Three Magic Questions That Drive Sales
Some of our best business conversations happen in the most unlikely places, including our daily walk to the local coffee shop we fuel up in, and the dog park where Liz takes her border collie, Mike.
One of our dog park buddies is a woman we'll call Mary. She's a self-employed consultant who knows we're always open to providing what insight we can while we throw tennis balls for Mike and his doggy pals.
We like what Mary does, so we took her along to meet a client of ours who needed the kind of services she provides. Now, when a colleague accompanies you to meet a client with a stated need, you can be pretty sure there is real business to be had, and that you have a better-than-even chance of getting it.
Here's how the meeting went. Client to Mary: Here's what I need (gives detail). What would you charge me for that? Mary to Client: That would be X dollars. But I could give you a discount if that's too much.
So Mary got the job, but gave away about 20% of what the client was willing to pay her, because she didn't know the Three Magic Questions she should have asked.
Magic Question Number One
What is the biggest frustration, or the most powerful opportunity you have been facing in the last twelve months?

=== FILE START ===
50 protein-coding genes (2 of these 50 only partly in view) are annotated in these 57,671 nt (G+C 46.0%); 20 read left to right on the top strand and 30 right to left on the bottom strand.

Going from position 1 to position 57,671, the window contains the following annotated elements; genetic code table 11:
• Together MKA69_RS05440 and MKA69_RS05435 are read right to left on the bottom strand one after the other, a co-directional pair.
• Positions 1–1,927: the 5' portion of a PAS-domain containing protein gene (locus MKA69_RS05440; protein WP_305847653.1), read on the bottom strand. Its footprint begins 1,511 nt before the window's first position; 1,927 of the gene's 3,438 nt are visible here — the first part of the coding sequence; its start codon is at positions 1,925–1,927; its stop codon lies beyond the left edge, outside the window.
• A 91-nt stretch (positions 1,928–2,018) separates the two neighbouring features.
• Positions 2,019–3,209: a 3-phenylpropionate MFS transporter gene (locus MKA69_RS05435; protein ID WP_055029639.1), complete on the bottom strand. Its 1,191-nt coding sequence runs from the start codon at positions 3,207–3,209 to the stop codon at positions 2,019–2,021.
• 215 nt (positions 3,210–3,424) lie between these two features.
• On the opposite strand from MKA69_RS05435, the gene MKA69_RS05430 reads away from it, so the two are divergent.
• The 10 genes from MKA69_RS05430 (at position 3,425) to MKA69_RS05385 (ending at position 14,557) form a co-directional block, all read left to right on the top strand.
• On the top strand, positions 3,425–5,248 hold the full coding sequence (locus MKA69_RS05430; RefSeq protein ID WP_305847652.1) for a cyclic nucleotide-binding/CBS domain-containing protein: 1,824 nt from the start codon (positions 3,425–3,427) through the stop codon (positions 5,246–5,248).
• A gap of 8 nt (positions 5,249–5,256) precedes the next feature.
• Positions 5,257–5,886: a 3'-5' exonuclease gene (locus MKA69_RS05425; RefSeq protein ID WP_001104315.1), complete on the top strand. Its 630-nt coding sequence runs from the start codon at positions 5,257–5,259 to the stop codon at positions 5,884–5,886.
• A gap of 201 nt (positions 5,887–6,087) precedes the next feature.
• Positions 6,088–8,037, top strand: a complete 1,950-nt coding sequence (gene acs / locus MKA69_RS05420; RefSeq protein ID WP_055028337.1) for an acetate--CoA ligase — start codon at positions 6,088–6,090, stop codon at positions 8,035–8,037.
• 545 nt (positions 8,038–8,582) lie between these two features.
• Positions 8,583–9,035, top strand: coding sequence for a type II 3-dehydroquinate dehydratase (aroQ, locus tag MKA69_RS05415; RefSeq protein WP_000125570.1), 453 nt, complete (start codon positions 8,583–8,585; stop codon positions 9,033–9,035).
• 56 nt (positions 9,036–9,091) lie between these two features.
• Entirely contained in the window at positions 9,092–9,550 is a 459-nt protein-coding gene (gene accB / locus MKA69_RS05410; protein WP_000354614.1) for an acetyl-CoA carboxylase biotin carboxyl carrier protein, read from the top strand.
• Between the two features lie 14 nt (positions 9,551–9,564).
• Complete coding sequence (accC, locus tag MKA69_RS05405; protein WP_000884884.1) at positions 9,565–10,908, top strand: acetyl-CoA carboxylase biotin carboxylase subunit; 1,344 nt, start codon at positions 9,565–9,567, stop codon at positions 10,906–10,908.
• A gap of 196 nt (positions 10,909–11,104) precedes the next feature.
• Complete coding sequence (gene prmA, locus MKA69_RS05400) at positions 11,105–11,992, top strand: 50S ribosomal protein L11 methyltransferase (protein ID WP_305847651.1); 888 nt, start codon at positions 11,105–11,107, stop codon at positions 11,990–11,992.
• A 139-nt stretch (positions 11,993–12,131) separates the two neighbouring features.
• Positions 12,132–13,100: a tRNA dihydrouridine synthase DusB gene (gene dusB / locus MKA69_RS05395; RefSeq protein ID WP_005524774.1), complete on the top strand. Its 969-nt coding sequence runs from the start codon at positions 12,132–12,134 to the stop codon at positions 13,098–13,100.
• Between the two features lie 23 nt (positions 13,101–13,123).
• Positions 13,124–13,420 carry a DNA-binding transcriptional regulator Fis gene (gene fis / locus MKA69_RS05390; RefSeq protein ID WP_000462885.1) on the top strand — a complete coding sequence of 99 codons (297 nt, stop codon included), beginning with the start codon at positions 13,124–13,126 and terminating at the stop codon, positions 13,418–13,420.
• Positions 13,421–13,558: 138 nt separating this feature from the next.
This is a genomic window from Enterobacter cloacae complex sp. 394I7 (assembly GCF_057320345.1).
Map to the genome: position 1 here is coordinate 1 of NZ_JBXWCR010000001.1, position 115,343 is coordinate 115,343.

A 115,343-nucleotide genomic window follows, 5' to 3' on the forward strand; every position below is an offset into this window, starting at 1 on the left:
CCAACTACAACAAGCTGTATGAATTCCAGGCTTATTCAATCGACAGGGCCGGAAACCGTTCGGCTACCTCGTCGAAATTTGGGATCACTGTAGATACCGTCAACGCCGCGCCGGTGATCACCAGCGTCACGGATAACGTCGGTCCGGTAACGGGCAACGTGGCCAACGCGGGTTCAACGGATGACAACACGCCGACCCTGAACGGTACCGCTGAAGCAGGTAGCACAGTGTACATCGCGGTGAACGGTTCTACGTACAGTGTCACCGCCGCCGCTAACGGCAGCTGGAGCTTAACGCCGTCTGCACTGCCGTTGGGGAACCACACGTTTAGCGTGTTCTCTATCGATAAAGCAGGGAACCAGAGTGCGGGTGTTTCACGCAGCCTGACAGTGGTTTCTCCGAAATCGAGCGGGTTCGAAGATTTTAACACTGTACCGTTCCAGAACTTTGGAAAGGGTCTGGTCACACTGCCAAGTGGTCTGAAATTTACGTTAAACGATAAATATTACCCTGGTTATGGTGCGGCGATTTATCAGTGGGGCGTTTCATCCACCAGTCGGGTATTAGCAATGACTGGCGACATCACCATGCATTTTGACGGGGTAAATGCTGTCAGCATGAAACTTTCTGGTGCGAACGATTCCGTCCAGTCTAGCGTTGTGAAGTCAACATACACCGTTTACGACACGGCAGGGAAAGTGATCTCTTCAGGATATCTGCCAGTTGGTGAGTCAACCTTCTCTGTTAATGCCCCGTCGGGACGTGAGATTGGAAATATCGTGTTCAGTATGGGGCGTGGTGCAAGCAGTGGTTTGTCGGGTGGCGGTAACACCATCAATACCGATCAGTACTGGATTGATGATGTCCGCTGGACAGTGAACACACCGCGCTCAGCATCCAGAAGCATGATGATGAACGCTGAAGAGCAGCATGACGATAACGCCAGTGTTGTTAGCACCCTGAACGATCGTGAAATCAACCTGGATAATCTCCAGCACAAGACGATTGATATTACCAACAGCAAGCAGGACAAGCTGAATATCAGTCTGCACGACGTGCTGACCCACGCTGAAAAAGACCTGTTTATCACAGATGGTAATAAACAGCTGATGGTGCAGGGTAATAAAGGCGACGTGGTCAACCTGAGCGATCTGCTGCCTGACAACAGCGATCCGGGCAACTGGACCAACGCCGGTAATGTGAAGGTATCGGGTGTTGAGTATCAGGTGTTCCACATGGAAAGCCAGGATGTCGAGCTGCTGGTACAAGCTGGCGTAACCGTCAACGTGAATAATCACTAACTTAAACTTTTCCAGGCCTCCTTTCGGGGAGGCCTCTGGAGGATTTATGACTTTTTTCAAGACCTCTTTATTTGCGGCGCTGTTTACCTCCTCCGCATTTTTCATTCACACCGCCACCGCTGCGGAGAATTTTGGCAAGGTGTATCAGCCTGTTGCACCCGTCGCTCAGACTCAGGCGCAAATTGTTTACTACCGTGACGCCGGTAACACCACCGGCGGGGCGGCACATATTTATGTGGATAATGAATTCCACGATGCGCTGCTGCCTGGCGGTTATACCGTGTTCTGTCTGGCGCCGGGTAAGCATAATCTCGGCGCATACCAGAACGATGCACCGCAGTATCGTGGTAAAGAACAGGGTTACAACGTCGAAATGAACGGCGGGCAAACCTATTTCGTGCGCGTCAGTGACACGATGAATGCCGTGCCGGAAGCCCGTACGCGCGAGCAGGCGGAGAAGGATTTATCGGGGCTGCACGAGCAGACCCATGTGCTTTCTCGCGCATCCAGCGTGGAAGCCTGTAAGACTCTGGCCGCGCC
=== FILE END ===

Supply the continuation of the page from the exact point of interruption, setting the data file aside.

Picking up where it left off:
Magic Question Number Two
If you had solved that problem, or been successful with that opportunity, what would that have meant to your company (In dollars? In market share? In profit? In store traffic? In lead generation?)
Magic Question Number Three
On a scale of 1 to 10, how committed are you to solving that problem, or succeeding with that opportunity, in the next twelve months?
Can you see why these questions are pure magic? Because the client has the opportunity to talk about his favourite subject (himself) and is actually telling you exactly what he wants to buy and how much it is worth to him.
If the prospect had said his commitment level was 8 out of 10 or more, Mary could have said, "I specialize in providing solutions that (solve the biggest frustration the prospect has) so that my clients can achieve their goal of (what the client said he wanted to achieve). She could have quoted a fee that was reasonable in relation to the answers to Magic Question Number Two.
If the prospect had said his commitment level was under 8 out of 10, Mary would have suspected that the client was not willing to pay her usual fee. She might also suspect that the project might be terminated early, or even that she would have trouble getting paid on time.
In this case, she could have said, "You've said your problem is (restate the problem or opportunity) and that resolving it would result in (restate the results he mentioned). But it doesn't sound like it's your number one priority in the next year. I specialize in this type of work, and I feel that you should invest X (a reasonable fee). How does that sound?"
Based on the response she got, she would then be able to make a decision to accept the job, decline it, or negotiate a short-term contract she and the client would be happy with.